Screen Anarchy

Sundance 2023 Review: RUN RABBIT RUN, Come for Psychological Horror, Stay for Sarah Snook

Not surprisingly given its country of origin, Australia, or its subject matter, the fraught, conflicted, inter- and intra-generational relationships between mothers and daughters, Daina Reid and Hannah Kent’s chilling, if overlong, psychological horror film, Run Rabbit Run, brings Jennifer Kent’s 2014 cult-classic The Babadook immediately to mind.

Unfortunately, any comparisons to The Babadook won’t do Reid and Kent’s repetitive, if often effective, film any favors. To be fair, few modern horror films, regardless of country of origin, would compare well to The Babadook’s unflinching character study of a single, widowed mother suffering a psychological break under extreme duress, natural and supernatural.

When we first meet Run Rabbit Run’s protagonist, Sarah (Sarah Snook), a fertility doctor and single mother to a preteen, Mia (Lily LaTorre), little seems amiss. Even her relationship with her ex-husband (Damon Herriman), appears relatively stable.

They share custody over Mia, and a new marriage and stepson haven’t posed problems for either Sarah or Mia. A sudden storm and the appearance of a white rabbit on Mia’s birthday, however, serves as a sign or omen of not good, very bad things to come. Typically associated with fertility and fecundity, the rabbit represents something else altogether: an unwanted intrusion on Sarah’s life.

Almost immediately, Mia’s behavior takes a turn for the eccentric and bizarre. She starts favoring a crude paper mask shaped like a rabbit’s head and starts insisting on calling herself “Alice” (after Sarah’s long-missing, presumed dead sister). She also starts seeing Joan (Greta Scacchi), Sarah’s estranged mother, a woman she’s never met.

And, in probably one of Run Rabbit Run’s most discomforting lines — all the more, given Mia’s upbeat, cheerful delivery — she misses other people she’s never met before. As unresolved childhood trauma begins to resurface with increasing regularity, Sarah’s psychological state slides into crisis mode.

Reid and Kent rely on a sizable audience investment in Sarah’s journey to overlook a handful of plausibility-straining plot points and scenarios, from Sarah repeatedly revisiting her dementia-stricken mother with Mia, possibly suffering from a mental illness of her own, to deciding to return to the childhood home where Alice’s room remains unchanged after several decades, a shrine to the daughter whose untainted memory Sarah’s mother reveres with near religious zealotry. The right answer (i.e., fleeing) never seems to cross Sarah’s mind.

Reid and Kent suitably ratchet up the tension and suspense as required by the genre, Reid via carefully controlled, unobtrusive direction, Kent via a script that eventually finds its footing after stumbling during a muddled middle section. They even manage to throw in a few shocks and scares that even the most experienced and/or jaded horror fan won’t see coming until its far too late. Add to that a super-steep, unfenced cliff nearby, and the template’s set for Sarah to undergo a dark night (and day) of the soul, a reckoning with ghosts real and imagined (both figurative representations of trauma), with not only her fate, but Mia’s too at stake.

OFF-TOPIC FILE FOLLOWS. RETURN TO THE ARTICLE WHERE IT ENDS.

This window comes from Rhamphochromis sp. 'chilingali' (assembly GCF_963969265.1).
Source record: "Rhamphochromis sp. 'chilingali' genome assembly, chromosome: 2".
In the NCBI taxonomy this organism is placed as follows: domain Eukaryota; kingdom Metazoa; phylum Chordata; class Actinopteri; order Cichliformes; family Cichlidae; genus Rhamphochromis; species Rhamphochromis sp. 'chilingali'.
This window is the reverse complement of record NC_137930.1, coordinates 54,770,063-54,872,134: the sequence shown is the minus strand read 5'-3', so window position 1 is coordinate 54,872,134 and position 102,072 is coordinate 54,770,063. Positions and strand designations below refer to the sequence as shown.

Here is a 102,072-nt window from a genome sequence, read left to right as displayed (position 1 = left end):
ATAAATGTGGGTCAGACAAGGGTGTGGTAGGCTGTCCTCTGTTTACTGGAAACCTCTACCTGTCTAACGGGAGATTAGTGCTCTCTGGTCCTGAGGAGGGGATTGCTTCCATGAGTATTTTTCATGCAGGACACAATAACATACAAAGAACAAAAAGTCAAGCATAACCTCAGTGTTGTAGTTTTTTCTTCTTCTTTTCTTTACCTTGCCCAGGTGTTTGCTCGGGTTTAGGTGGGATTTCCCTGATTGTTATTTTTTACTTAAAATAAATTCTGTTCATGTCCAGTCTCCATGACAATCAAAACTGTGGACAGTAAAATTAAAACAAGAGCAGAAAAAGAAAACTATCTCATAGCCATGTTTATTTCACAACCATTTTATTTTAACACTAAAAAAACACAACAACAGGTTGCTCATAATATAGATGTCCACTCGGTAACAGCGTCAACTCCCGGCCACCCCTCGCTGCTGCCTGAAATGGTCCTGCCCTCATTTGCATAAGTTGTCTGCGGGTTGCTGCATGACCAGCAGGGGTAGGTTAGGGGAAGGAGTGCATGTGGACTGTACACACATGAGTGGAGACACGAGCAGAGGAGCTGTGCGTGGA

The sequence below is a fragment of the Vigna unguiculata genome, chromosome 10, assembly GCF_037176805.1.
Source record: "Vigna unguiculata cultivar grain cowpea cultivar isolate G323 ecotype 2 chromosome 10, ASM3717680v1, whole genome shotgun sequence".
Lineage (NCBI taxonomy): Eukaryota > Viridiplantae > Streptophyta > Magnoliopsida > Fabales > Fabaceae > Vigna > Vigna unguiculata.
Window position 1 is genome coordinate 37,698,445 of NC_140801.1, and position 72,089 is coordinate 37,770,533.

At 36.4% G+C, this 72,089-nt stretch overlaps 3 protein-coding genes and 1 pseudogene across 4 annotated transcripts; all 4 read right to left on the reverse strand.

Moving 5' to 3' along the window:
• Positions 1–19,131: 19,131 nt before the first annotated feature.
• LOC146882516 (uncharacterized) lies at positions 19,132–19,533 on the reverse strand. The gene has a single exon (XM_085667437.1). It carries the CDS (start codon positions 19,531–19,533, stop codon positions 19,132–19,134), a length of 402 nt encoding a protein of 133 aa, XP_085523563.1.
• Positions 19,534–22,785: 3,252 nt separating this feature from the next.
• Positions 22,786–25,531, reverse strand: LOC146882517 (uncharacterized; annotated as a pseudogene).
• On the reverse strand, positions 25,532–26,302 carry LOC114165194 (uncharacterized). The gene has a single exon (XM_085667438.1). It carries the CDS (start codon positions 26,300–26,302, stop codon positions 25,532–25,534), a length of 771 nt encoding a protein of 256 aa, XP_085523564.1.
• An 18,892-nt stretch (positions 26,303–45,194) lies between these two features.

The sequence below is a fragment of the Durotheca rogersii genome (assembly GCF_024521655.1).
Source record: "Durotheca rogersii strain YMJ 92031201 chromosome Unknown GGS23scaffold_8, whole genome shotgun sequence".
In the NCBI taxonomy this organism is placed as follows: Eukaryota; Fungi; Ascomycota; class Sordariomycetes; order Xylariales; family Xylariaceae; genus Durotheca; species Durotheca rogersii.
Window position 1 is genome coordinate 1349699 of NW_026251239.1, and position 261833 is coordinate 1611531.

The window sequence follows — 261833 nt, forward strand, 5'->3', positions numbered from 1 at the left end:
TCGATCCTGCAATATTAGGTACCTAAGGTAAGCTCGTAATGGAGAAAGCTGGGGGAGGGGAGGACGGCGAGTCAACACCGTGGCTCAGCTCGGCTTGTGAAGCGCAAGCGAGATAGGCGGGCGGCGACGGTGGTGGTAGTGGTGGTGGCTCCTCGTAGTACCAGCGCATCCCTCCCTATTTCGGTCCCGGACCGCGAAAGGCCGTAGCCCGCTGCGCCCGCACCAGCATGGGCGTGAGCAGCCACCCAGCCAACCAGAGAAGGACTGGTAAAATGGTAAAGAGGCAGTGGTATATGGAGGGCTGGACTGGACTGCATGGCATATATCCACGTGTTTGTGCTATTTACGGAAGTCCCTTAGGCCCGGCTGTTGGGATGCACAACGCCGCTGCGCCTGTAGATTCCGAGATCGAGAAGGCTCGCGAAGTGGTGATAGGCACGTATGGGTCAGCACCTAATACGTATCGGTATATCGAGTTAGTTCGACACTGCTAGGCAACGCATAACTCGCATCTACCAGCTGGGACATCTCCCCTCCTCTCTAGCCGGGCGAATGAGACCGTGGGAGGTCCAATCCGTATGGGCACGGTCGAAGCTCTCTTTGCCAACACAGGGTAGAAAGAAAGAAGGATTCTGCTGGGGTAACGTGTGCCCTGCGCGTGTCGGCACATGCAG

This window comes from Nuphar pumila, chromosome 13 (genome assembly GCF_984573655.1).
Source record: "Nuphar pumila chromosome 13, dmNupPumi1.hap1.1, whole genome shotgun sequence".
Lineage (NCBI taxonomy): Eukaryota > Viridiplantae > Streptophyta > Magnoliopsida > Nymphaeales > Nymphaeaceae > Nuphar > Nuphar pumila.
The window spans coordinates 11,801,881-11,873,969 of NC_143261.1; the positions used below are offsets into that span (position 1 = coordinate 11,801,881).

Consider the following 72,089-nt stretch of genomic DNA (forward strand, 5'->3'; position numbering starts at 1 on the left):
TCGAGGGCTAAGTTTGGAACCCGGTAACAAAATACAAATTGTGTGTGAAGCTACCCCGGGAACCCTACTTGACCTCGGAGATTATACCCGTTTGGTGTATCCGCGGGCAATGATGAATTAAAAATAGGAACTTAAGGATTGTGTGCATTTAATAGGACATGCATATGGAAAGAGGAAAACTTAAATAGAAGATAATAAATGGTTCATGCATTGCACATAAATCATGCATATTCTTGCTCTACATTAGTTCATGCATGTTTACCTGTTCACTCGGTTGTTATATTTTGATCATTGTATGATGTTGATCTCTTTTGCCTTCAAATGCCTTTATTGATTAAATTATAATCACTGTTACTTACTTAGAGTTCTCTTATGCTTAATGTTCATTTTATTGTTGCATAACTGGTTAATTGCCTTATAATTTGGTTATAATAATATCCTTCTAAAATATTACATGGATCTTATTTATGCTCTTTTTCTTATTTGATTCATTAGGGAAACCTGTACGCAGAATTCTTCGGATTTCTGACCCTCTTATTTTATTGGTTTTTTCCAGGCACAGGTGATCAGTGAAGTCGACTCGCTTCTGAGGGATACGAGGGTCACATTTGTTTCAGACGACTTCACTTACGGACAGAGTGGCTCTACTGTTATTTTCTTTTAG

Best known to stateside audiences for her attention-grabbing, award-worthy performance on HBO’s Succession, Snook is almost unrecognizable as the central character. Far from the glam or sophistication of her HBO character, the Sarah in Run Rabbit Run prefers hospital scrubs or comfort wear to anything that might be described as stylish or even form-fitting.

She’s not dressed to impress. She’s dressed to survive another harrowing day and/or night. More than her physical appearance, of course, Snook fully embodies the central protagonist’s psychological unravelling without a semblance or shred of vanity, making her performance both “real” and relatable.

Too often, though, Kent’s wheel-spinning script fails to match Snook’s performance, leaving her character stuck in neutral too long before a near perfect, memorable denouement elevates Run Rabbit Run from middling genre fare to something far better.

Run Rabbit Run premiered at the Sundance Film Festival. The film will stream on Netflix, on a date to be announced. 

ScreenAnarchy – Sundance 2023 Review: RUN RABBIT RUN, Come for Psychological Horror, Stay for Sarah Snook
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January 24, 2023

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